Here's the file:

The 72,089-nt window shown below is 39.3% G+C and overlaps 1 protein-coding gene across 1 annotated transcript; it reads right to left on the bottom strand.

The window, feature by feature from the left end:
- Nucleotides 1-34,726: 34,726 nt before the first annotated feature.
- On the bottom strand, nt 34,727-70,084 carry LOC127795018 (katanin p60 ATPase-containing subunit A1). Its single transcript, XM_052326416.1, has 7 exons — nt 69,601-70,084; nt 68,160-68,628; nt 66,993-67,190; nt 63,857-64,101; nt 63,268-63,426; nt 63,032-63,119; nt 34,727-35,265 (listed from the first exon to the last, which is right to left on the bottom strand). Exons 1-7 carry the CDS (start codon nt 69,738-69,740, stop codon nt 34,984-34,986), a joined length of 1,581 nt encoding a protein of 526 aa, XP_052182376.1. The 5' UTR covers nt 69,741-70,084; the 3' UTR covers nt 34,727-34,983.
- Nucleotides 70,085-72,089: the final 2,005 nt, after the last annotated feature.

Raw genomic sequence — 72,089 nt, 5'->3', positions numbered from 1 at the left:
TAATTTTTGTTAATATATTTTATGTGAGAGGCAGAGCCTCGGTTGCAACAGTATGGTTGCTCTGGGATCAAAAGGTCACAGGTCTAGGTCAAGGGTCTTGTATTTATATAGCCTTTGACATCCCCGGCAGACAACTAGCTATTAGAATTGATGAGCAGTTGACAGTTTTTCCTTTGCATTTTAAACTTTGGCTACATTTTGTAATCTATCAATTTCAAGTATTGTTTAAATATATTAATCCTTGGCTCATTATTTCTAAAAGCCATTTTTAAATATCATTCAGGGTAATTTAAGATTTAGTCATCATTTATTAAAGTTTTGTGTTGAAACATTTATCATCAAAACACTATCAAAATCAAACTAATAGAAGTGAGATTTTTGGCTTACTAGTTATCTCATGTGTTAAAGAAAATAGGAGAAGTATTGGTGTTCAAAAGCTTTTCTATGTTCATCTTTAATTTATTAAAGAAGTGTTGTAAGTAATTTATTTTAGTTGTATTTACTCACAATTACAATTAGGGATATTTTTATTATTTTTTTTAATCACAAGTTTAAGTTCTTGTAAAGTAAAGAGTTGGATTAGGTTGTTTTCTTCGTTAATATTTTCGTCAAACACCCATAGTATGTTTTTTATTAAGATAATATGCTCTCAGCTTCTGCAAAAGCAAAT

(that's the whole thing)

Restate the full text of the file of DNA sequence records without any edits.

The 72,089-nt window shown below is 39.3% G+C and overlaps 1 protein-coding gene across 1 annotated transcript; it reads right to left on the bottom strand.

The window, feature by feature from the left end:
- Nucleotides 1-34,726: 34,726 nt before the first annotated feature.
- On the bottom strand, nt 34,727-70,084 carry LOC127795018 (katanin p60 ATPase-containing subunit A1). Its single transcript, XM_052326416.1, has 7 exons — nt 69,601-70,084; nt 68,160-68,628; nt 66,993-67,190; nt 63,857-64,101; nt 63,268-63,426; nt 63,032-63,119; nt 34,727-35,265 (listed from the first exon to the last, which is right to left on the bottom strand). Exons 1-7 carry the CDS (start codon nt 69,738-69,740, stop codon nt 34,984-34,986), a joined length of 1,581 nt encoding a protein of 526 aa, XP_052182376.1. The 5' UTR covers nt 69,741-70,084; the 3' UTR covers nt 34,727-34,983.
- Nucleotides 70,085-72,089: the final 2,005 nt, after the last annotated feature.

Raw genomic sequence — 72,089 nt, 5'->3', positions numbered from 1 at the left:
TAATTTTTGTTAATATATTTTATGTGAGAGGCAGAGCCTCGGTTGCAACAGTATGGTTGCTCTGGGATCAAAAGGTCACAGGTCTAGGTCAAGGGTCTTGTATTTATATAGCCTTTGACATCCCCGGCAGACAACTAGCTATTAGAATTGATGAGCAGTTGACAGTTTTTCCTTTGCATTTTAAACTTTGGCTACATTTTGTAATCTATCAATTTCAAGTATTGTTTAAATATATTAATCCTTGGCTCATTATTTCTAAAAGCCATTTTTAAATATCATTCAGGGTAATTTAAGATTTAGTCATCATTTATTAAAGTTTTGTGTTGAAACATTTATCATCAAAACACTATCAAAATCAAACTAATAGAAGTGAGATTTTTGGCTTACTAGTTATCTCATGTGTTAAAGAAAATAGGAGAAGTATTGGTGTTCAAAAGCTTTTCTATGTTCATCTTTAATTTATTAAAGAAGTGTTGTAAGTAATTTATTTTAGTTGTATTTACTCACAATTACAATTAGGGATATTTTTATTATTTTTTTTAATCACAAGTTTAAGTTCTTGTAAAGTAAAGAGTTGGATTAGGTTGTTTTCTTCGTTAATATTTTCGTCAAACACCCATAGTATGTTTTTTATTAAGATAATATGCTCTCAGCTTCTGCAAAAGCAAAT